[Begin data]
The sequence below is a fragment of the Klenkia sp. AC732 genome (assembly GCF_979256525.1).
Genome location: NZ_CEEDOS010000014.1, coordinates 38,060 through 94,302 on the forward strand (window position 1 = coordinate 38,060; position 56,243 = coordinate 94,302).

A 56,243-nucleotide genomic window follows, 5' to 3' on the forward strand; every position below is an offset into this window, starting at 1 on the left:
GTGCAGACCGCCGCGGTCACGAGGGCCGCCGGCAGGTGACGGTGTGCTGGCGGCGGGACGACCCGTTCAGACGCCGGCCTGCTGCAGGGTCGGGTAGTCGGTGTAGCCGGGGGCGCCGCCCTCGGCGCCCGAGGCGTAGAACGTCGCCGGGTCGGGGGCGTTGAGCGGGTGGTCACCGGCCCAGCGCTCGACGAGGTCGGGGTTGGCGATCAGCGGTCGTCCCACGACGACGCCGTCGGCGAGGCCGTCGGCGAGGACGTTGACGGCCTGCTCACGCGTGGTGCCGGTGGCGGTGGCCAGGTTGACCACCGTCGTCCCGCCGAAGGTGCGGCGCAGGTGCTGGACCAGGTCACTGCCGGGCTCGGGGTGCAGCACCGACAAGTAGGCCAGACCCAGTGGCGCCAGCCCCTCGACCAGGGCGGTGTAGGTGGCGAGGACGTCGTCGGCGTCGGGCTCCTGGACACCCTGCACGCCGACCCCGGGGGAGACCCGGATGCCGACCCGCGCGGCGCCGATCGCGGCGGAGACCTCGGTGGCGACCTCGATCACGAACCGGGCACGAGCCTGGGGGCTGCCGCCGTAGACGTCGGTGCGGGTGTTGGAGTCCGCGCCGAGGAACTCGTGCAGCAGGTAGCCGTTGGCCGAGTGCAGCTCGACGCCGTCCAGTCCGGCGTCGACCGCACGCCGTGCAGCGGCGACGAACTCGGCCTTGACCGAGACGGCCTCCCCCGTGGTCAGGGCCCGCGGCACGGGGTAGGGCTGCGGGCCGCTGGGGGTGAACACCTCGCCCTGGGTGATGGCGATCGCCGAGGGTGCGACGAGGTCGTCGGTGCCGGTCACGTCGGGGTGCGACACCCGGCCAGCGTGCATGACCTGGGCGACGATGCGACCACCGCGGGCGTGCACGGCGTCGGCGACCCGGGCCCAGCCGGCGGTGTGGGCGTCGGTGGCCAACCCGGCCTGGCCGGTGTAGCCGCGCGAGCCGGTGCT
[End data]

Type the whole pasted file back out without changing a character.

The sequence below is a fragment of the Klenkia sp. AC732 genome (assembly GCF_979256525.1).
Genome location: NZ_CEEDOS010000014.1, coordinates 38,060 through 94,302 on the forward strand (window position 1 = coordinate 38,060; position 56,243 = coordinate 94,302).

A 56,243-nucleotide genomic window follows, 5' to 3' on the forward strand; every position below is an offset into this window, starting at 1 on the left:
GTGCAGACCGCCGCGGTCACGAGGGCCGCCGGCAGGTGACGGTGTGCTGGCGGCGGGACGACCCGTTCAGACGCCGGCCTGCTGCAGGGTCGGGTAGTCGGTGTAGCCGGGGGCGCCGCCCTCGGCGCCCGAGGCGTAGAACGTCGCCGGGTCGGGGGCGTTGAGCGGGTGGTCACCGGCCCAGCGCTCGACGAGGTCGGGGTTGGCGATCAGCGGTCGTCCCACGACGACGCCGTCGGCGAGGCCGTCGGCGAGGACGTTGACGGCCTGCTCACGCGTGGTGCCGGTGGCGGTGGCCAGGTTGACCACCGTCGTCCCGCCGAAGGTGCGGCGCAGGTGCTGGACCAGGTCACTGCCGGGCTCGGGGTGCAGCACCGACAAGTAGGCCAGACCCAGTGGCGCCAGCCCCTCGACCAGGGCGGTGTAGGTGGCGAGGACGTCGTCGGCGTCGGGCTCCTGGACACCCTGCACGCCGACCCCGGGGGAGACCCGGATGCCGACCCGCGCGGCGCCGATCGCGGCGGAGACCTCGGTGGCGACCTCGATCACGAACCGGGCACGAGCCTGGGGGCTGCCGCCGTAGACGTCGGTGCGGGTGTTGGAGTCCGCGCCGAGGAACTCGTGCAGCAGGTAGCCGTTGGCCGAGTGCAGCTCGACGCCGTCCAGTCCGGCGTCGACCGCACGCCGTGCAGCGGCGACGAACTCGGCCTTGACCGAGACGGCCTCCCCCGTGGTCAGGGCCCGCGGCACGGGGTAGGGCTGCGGGCCGCTGGGGGTGAACACCTCGCCCTGGGTGATGGCGATCGCCGAGGGTGCGACGAGGTCGTCGGTGCCGGTCACGTCGGGGTGCGACACCCGGCCAGCGTGCATGACCTGGGCGACGATGCGACCACCGCGGGCGTGCACGGCGTCGGCGACCCGGGCCCAGCCGGCGGTGTGGGCGTCGGTGGCCAACCCGGCCTGGCCGGTGTAGCCGCGCGAGCCGGTGCT